Papua New Guinea’s new prime minister, James Marape, is virtually unknown in Australia. The lazy excuse is that the country’s leadership changes so often it’s hard to keep up. But that’s not actually true. In the years since the country gained its independence from Australia in September 1975, it has had eight prime ministers to Australia’s ten. (There is a caveat though: PNG leaders tend to retain enough residual parliamentary support to make a comeback, which Michael Somare did twice, and Julius Chan and Paias Wingti once each.)
In the contest for the leadership — Papua New Guinea’s greatest of games, narrowly pipping the country’s other obsessively followed battle, rugby league state-of-origin matches — the key ingredients include:
An origin story. Which region does the candidate come from, or most identify with? Papua, the Islands, the New Guinea mainland, the Highlands, or else the new category, the urban population in Port Moresby, Lae and other substantial cities? The Highlands is by far the most populous region, votes the largest bloc of parliamentarians, and has become the most resource-rich area.
Personality politics. Can the candidate win trust in small-group interactions? Does he (only seven women have been elected to the parliament, now of 111 members, since independence, and there are none in the parliament elected in mid 2017) possess some degree of charisma? Is he a convincing parliamentary performer? Is his use of Tok Pisin, the popular lingua franca, colourful and inventive?
Follow the money. Does he have a well-heeled sponsor (individual, company or country) or three who can ensure crucial sources of political support receive “help” as required? Or is he already rich himself?
Mining the base. Can he call on important PNG institutions — churches, women’s groups, student unions, public servants, the courts — to support his cause?
Patronage pays. Does he enunciate policies that will attract other MPs? In recent decades, a sure-fire move has been to offer MPs an ever-increasing share of the development budget for their own distribution.
Marape ticks most of these boxes.
Like his predecessor Peter O’Neill, he is from Southern Highlands, where, as a Huli man, he belongs to the largest and most famous tribe. Among earlier PMs, Wingti was a Western Highlander, and it was almost inevitable that O’Neill would be succeeded by another Highlander, bringing the total to three out of the country’s eight PMs.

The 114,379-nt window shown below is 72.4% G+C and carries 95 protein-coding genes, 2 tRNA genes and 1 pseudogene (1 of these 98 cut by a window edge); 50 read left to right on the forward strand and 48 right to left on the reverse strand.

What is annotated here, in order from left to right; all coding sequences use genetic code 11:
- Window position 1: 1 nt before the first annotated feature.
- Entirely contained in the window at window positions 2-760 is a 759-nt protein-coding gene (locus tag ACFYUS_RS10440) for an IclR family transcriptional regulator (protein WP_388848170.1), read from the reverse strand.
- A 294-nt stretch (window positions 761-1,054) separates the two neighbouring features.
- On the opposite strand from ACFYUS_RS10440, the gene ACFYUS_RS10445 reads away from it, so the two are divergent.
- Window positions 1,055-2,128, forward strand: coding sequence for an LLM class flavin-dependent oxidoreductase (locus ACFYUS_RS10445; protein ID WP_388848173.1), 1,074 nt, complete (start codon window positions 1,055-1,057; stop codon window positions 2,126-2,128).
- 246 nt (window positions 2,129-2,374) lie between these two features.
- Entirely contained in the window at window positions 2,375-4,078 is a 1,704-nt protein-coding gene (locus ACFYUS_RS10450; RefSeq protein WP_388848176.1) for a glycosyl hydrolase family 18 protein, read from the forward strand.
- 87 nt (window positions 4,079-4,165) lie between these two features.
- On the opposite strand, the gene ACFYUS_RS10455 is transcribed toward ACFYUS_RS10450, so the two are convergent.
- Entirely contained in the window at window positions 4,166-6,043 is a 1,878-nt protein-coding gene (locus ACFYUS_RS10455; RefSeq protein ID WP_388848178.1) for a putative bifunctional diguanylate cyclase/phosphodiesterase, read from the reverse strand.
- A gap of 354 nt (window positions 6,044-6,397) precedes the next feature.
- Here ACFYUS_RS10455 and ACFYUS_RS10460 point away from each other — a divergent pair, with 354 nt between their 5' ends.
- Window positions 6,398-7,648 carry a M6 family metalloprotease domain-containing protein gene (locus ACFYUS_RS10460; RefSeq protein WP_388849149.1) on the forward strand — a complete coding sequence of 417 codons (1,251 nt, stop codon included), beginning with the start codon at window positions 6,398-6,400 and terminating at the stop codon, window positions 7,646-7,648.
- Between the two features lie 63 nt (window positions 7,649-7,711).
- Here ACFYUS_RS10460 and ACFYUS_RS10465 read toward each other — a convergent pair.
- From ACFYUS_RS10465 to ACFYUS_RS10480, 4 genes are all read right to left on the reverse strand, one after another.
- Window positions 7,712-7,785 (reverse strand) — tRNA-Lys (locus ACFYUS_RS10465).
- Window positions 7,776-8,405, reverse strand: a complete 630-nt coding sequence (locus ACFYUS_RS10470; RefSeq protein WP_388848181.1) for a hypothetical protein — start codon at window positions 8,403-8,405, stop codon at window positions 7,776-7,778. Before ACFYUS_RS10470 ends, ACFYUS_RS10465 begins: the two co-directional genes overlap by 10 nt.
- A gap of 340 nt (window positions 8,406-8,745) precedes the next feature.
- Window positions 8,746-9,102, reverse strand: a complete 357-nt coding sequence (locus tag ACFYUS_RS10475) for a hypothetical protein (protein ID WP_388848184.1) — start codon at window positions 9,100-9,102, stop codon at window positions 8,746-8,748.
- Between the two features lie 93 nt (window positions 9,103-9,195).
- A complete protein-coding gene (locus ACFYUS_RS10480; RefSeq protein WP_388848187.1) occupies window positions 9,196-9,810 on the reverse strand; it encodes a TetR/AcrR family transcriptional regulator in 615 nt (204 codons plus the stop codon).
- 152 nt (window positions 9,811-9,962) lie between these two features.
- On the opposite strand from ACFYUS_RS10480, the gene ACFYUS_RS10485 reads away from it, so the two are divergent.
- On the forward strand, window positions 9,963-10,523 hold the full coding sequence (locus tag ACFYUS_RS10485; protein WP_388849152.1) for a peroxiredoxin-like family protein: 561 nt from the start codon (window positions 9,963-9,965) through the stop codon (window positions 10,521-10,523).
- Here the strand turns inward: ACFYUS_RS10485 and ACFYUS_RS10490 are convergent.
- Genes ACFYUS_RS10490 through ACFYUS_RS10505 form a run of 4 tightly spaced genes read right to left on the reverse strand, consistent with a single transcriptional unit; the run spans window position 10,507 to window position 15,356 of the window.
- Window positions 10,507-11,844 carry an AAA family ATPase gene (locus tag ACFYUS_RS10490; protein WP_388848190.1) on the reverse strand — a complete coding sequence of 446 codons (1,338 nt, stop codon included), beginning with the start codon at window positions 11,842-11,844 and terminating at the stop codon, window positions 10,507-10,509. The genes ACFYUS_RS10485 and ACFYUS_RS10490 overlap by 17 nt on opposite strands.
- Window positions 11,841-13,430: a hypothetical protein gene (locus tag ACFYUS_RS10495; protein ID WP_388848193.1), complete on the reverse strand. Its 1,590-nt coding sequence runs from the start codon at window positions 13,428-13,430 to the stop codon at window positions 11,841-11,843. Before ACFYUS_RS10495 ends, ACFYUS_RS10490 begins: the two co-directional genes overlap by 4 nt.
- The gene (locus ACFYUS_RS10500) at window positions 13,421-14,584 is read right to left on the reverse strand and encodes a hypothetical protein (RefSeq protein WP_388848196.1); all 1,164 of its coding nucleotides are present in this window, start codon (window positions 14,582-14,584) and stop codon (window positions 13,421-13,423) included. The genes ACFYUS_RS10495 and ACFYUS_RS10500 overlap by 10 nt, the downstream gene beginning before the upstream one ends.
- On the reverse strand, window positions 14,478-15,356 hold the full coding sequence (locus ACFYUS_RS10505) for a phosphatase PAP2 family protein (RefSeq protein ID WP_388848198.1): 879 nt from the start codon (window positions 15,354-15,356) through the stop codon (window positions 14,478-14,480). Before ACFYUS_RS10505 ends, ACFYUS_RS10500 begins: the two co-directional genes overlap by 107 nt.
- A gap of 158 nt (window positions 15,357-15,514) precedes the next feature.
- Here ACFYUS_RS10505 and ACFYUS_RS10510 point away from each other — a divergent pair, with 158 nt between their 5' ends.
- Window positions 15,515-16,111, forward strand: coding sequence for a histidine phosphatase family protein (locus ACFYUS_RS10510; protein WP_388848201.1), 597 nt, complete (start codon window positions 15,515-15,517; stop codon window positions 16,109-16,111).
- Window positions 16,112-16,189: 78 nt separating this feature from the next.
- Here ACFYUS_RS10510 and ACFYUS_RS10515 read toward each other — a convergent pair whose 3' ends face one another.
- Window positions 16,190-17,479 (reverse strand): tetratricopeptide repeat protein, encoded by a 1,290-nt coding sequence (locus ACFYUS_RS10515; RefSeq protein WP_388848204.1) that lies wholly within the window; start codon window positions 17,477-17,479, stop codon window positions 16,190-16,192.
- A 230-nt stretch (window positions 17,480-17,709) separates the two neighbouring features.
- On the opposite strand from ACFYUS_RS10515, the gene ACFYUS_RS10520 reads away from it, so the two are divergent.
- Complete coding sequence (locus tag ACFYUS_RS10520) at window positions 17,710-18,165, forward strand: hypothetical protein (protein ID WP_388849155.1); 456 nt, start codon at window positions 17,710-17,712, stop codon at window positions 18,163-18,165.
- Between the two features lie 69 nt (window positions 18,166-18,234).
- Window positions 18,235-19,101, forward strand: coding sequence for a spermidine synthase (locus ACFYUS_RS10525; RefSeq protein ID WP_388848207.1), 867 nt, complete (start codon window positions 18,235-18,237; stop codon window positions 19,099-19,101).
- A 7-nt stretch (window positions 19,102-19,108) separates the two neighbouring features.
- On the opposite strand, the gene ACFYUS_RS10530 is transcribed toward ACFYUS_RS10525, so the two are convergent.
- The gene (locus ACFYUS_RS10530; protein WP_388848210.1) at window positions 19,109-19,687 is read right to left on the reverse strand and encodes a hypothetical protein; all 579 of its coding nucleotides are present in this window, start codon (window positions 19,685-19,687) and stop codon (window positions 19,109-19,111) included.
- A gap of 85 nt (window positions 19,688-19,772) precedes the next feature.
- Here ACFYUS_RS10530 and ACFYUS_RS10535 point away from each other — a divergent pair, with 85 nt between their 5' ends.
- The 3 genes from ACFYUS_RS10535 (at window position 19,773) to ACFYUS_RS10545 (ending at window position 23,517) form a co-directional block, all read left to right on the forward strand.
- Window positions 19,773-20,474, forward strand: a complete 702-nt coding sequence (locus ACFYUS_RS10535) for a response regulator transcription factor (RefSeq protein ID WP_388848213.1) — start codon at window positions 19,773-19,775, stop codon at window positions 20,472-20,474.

Marape has a persuasive personality. He led a bloc of twenty-five MPs from O’Neill’s team to the opposition camp — and then back again once O’Neill agreed to stand down in his favour. He succeeded in convincing those followers that he would ultimately win this round of the great game, and that he would then reward them with ministries or other favours.
Aged forty-eight, Marape graduated from the University of PNG in Port Moresby with a BA, gained a postgraduate honours degree in environmental management, and then worked in the government’s Personnel Management Department, where he became acting assistant secretary of policy, before entering politics.
He originally ran for parliament, unsuccessfully, for the People’s Progress Party in 2002, then switched to the National Alliance in 2007 and won his seat. Five years later, shortly before the subsequent election, he switched to O’Neill’s People’s National Congress. Recently, he left the PNC to become leader of the Pangu Party, which was once led by the country’s first prime minister, Michael Somare. This party-hopping has aroused almost zero concern in PNG, where parties — in policy terms — are largely blank pages.
As always when the prime ministership is being contested, MPs are dragged — sometimes almost literally — into one of two “camps,” where loyalty is enforced through diligent security measures. On this latest occasion, O’Neill’s opponents camped at Port Moresby’s Laguna Hotel, which is owned by the Tan family. The Tans have close links to the family of Joko Tjandra, a wealthy Indonesian now living in Singapore, who once had a PNG passport (later suspended or removed) and wants to reboot his PNG business ambitions, including a rice project that might supplant the country’s traditional source of rice, Australia.
Marape joined this camp, then left it, and has effectively taken over the same dominant parliamentary grouping that O’Neill assembled and led for seven years.
Institutionally, Marape’s main support comes from the Seventh-day Adventist Church, of which he is an elder. About 5 per cent of the country’s 8.3 million people are members of the church. Being an avowed Christian is a core qualification for the leadership in Papua New Guinea — as in other Pacific island countries — and so it was no surprise when Marape announced that his vision was for his country to become “the richest black Christian nation on planet Earth.”